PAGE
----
GECA puts on a show!
Published 1:43 pm Wednesday, November 14, 2007
By By Adrienne McKenzie
Never have I ever heard of a 'pooka' until I went to the Greater Escambia Council for the Arts performance of 'Harvey' Sunday afternoon at the First Presbyterian Church in Atmore.
The official definition of a 'pooka' is 'a mischievous spirit in Irish folklore.' In the play 'Harvey,' Elwood P. Dowd has become best friends with a pooka named Harvey. Harvey is a more than six feet tall rabbit that Dowd, played by Phil Johnson, introduces to everyone he runs in to. However, those who 'meet' Harvey think Dowd is insane because they cannot see the huge white rabbit.
Dowd's sister, Veta Louise Simmons, played by Sharon Poulsen, decides it is time to have her brother placed in a sanitarium so he can no longer embarrass her and her family with his stories of Harvey.
However, when Simmons is at the sanitarium she begins explaining to Dr. Lyman Sanderson, played by Johnathan Owens, Dowd's condition and Sanderson decides it is Simmons who is insane and places her in the sanitarium and lets Dowd free.
Finally the truth comes out that Simmons is not crazy and that it is truly Dowd who sees Harvey. Simmons is set free and Dr. William R. Chumley, the sanitarium director played by Norm Boyd, seeks out to find Dowd to bring him back to Chumley's Rest.
When Chumley finds Dowd, he ends up seeing Harvey also and it turns out Harvey is not so bad. During the play, Chumley's Rest orderly Duane Wilson played by Troy Pierce looks up the definition of a 'pooka.' The definition Wilson reads is "Pooka. From old Celtic mythology. A fairy spirit in animal form. The pooka appears here and there, now and then, to this one and that one at his own caprice. A wise but mischievous creature. Very fond of rum-pots, crack pots; and how are you Mr. Wilson?" With Wilson reading the definition, and his name being brought up as he read it, it somewhat offers the thought that Harvey may actually be real.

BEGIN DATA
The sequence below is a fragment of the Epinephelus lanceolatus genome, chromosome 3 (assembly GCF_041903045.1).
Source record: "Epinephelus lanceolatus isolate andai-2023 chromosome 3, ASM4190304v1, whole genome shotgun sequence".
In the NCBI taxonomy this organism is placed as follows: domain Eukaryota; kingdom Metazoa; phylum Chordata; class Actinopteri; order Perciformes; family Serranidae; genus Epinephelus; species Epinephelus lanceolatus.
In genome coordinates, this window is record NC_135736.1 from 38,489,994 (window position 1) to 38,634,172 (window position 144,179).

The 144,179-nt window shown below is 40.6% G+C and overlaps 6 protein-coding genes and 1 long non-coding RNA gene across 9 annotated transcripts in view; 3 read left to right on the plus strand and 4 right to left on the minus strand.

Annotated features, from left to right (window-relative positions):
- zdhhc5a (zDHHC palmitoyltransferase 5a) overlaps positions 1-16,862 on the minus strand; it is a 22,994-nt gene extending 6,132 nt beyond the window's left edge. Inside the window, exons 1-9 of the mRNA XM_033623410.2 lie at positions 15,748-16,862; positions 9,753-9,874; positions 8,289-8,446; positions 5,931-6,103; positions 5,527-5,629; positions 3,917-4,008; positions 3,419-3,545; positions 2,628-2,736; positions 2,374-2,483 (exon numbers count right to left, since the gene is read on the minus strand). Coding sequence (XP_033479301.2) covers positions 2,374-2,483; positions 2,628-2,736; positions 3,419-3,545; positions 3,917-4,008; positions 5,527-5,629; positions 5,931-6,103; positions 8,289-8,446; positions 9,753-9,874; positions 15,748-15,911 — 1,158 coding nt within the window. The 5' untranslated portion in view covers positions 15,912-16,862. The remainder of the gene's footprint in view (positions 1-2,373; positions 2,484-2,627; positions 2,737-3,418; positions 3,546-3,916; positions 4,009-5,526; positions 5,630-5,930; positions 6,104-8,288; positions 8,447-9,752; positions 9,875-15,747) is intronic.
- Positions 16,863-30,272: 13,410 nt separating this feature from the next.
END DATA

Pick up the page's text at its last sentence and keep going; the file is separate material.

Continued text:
I enjoyed the ending of the play the best. Chumley tells Simmons and Dowd that he has created an injection that would make Harvey invisible to Dowd. To begin with, Simmons wants her brother to take the shot in order to save herself and her family from the embarrassment of having Harvey around.
But, through a series of events, Simmons changed her mind and accepts Dowd and Harvey for the way they are and I think that is what we should all do, be accepting of people, even if they are not like us.
As far as the acting goes, the GECA performers did an excellent job. It was the first GECA play I had ever seen and I was impressed. The entire time it was difficult to get a good photo because I was laughing so hard. The actors had a way of pulling you into the story line and making you feel like Harvey really does exist to Dowd. It was a hilarious play and I definitely look forward to the next GECA performance.
For area residents who did not make it to the Atmore performances of "Harvey," GECA will also perform this play Nov. 15 at the Ritz in Brewton and on Nov. 17 at the Brewton Country Club. It's worth the drive to Brewton to see it!
Adrienne McKenzie is a staff reporter for The Atmore Advance. She can be reached at 368-2123 or via email at firstname.lastname@example.org.